Polish Circle K’s Help Ukrainian Refugees

Meanwhile Shell follows bp in unwinding energy partnerships in Russia.

March 01, 2022

Circle K Store

ALEXANDRIA, Va.—With more than half a million refugees fleeing Ukraine into neighboring countries, Circle K's Poland stores are offering fuel and other aid by working with the Polish Red Cross, reports OPIS.

“The fate of our friends from Ukraine is not indifferent to us, which is why starting immediate cooperation with the Polish Red Cross is a natural and obvious decision for us. We are starting aid activities so that support for those in need reaches [them] as soon as possible,” Circle K's Polish operation said in an announcement.

Alimentation Couche-Tard Inc., the parent of the Circle K convenience store chain Circle K, operates 374 stores in Poland. The company said it is providing fuel for paramedics and humanitarian aid at Poland's border with Ukraine. Its stations along the border have established priority service for rescue services.

Circle K Poland also joined Polish ride-sharing firm PANEK CarSharing to help 1,000 PANEK cars transport Ukrainians over the border, the company said. The PANEK cars can be refueled "without limit" at Circle K stations.

"The situation is extremely close to us. Among the employees of Circle K there are also people from Ukraine, which is why these days we are particularly focused on their needs and comprehensive support," the company said.

Circle K is contacting Ukrainian employees directly to see how it can provide support, offering reimbursement for medical, housing and transportation costs for Ukrainian families. It also is offering 1,200 in Polish Zloty (US$290), as well as professional psychological help, according to the company.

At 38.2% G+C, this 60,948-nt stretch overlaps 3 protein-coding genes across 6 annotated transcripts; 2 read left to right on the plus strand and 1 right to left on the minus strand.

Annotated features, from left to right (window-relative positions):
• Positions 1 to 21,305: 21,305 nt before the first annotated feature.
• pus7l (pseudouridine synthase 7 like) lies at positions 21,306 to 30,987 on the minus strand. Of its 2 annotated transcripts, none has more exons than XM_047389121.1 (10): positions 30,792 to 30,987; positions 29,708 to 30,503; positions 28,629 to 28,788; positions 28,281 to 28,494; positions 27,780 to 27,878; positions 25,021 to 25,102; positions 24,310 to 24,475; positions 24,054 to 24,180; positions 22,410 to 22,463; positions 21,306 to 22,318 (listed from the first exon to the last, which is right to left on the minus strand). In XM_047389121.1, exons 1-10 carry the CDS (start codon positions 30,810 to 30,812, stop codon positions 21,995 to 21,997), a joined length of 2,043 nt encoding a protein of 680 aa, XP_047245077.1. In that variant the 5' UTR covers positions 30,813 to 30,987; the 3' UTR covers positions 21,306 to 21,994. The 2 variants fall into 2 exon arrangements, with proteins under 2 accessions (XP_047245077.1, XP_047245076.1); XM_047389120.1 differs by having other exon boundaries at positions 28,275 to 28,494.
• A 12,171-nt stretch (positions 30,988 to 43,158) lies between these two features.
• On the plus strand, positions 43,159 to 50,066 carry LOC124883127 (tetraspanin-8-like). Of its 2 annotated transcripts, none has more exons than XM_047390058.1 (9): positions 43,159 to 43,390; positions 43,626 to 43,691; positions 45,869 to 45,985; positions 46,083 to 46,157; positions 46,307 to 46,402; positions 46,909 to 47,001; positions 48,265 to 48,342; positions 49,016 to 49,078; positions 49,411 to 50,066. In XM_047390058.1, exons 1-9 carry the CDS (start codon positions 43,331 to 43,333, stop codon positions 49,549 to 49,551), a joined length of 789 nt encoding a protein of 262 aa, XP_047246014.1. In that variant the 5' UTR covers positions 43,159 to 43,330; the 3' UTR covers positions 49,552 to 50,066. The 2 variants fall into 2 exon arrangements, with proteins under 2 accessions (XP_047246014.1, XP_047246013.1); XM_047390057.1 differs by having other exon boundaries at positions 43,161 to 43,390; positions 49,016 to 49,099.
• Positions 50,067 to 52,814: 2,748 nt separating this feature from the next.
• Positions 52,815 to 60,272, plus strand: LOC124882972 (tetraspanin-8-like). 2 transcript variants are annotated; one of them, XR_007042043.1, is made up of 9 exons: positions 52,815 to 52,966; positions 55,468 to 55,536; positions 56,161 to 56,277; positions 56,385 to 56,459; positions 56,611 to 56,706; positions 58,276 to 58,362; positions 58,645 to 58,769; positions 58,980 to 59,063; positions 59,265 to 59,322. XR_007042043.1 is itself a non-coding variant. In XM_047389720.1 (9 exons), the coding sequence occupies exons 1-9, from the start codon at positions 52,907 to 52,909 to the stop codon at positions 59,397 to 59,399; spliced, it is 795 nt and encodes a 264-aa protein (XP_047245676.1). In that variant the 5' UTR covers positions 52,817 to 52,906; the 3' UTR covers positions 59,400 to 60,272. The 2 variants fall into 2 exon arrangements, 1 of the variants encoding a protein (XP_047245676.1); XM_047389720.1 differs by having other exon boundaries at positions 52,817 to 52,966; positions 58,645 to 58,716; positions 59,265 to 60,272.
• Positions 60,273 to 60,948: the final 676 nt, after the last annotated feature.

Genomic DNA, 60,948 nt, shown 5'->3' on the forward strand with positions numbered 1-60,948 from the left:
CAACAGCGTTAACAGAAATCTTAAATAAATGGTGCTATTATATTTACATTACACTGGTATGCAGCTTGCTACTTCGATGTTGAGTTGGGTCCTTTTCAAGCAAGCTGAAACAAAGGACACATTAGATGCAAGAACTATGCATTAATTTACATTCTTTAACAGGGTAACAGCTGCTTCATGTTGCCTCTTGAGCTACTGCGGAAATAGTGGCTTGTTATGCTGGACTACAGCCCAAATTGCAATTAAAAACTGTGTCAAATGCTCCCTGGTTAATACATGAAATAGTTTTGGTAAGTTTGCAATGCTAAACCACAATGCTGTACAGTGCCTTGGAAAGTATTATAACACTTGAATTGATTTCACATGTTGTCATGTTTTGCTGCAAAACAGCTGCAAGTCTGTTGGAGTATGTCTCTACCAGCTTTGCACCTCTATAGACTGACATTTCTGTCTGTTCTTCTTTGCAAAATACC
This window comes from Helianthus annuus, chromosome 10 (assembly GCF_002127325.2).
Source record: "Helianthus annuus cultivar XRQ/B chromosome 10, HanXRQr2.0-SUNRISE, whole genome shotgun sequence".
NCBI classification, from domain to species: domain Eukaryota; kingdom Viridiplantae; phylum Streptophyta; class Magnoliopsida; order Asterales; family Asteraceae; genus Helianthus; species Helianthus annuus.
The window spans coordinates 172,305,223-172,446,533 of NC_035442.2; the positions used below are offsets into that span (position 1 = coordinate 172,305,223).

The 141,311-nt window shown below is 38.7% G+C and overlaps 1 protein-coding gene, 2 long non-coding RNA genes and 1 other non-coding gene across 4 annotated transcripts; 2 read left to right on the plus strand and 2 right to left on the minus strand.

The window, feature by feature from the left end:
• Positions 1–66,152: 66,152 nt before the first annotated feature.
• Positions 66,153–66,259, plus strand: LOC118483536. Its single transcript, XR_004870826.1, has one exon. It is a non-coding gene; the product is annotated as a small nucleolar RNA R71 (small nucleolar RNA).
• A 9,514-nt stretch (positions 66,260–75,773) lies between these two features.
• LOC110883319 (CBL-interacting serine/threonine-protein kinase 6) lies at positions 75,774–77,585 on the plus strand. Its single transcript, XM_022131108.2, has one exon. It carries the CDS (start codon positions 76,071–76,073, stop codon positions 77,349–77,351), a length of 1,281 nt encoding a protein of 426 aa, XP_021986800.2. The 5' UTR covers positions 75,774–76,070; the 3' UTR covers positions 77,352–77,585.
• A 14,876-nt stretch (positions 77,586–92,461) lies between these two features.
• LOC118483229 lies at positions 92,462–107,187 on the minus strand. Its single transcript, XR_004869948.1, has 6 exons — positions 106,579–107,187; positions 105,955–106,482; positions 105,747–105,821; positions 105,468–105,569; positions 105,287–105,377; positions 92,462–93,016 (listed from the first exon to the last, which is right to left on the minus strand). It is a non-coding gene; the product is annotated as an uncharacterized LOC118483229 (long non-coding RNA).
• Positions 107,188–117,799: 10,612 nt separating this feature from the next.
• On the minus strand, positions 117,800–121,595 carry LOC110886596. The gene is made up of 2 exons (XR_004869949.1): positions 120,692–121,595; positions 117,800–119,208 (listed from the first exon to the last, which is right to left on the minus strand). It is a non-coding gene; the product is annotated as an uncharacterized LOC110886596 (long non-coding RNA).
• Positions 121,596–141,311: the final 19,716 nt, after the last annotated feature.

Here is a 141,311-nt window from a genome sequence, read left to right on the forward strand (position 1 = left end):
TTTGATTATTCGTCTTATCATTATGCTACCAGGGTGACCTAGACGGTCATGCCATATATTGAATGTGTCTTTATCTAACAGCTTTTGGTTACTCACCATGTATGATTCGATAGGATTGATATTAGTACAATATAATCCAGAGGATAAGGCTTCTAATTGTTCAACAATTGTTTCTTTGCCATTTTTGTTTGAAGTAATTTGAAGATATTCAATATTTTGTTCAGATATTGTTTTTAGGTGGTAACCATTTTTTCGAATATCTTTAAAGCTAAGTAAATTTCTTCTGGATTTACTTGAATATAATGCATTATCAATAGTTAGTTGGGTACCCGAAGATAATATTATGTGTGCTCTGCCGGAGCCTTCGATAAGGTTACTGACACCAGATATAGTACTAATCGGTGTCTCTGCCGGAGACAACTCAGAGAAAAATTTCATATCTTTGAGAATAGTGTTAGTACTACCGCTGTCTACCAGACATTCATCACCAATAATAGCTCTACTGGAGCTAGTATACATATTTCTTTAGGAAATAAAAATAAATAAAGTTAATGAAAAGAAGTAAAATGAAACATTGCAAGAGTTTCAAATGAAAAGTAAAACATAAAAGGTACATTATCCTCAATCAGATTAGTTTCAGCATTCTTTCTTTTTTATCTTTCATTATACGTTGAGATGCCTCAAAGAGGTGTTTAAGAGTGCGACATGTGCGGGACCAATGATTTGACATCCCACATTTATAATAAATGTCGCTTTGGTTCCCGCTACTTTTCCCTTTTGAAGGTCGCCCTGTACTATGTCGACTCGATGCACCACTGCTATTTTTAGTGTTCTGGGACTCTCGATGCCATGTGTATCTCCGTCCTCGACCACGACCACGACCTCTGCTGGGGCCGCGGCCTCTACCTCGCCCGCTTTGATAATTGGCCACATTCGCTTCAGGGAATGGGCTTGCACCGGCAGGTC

Shell to Exit Russia Projects

Separately, Shell announced today that its board has decided to exit its joint ventures with Gazprom, which is majority-owned by Russia, and its related entities—and end its involvement in the Nord Stream 2 natural gas pipeline project. The move includes Shell’s 27.5% stake in the Sakhalin-II liquefied natural gas facility, its 50% stake in the Salym Petroleum Development and the Gydan energy venture.

“We are shocked by the loss of life in Ukraine, which we deplore, resulting from a senseless act of military aggression which threatens European security,” said Shell CEO Ben van Beurden, in a media statement.

The energy giant said its staff on the ground in Ukraine and nearby countries are working to manage the company’s response to the crisis on a local basis. Shell also will work with aid partners and humanitarian agencies to help in the relief effort.

“Our decision to exit is one we take with conviction,” said van Beurden. “We cannot—and we will not— stand by. Our immediate focus is the safety of our people in Ukraine and supporting our people in Russia. In discussion with governments around the world, we will also work through the detailed business implications, including the importance of secure energy supplies to Europe and other markets, in compliance with relevant sanctions.”

The news follows bp’s Sunday announcement that it would divest its nearly 20% stake in Rosneft, another Russian state-controlled oil company.

Stores Dump Russian Vodka

Meanwhile, several states in the U.S. have restricted the sale of Russian vodka, and some vodka with Russian marketing to show solidarity with Ukraine, reports The Hill.

Ohio has stopped the sale and purchase of all vodka made by Russian Standard, which is the only overseas, Russian-owned distillery with vodka sold in Ohio. New Hampshire removed Russian-made and Russian-branded spirits from liquor and wine outlets until further notice. Utah’s governor also issued an executive order restricting Russian-made products.

Texas’ governor asked retailers in his state to remove Russian products from stores shelves saying “Texas stands with Ukraine,” while Virginia removed seven Russian-sourced vodka brands from store shelves, adding that “Russian-themed brands not produced in Russia like Stolichnaya and Smirnoff will not be removed.”

Other stores and bars throughout the U.S. have ceased the sale and purchase of Russian products, with one liquor store in Kansas saying the move is a “tiny sanction.”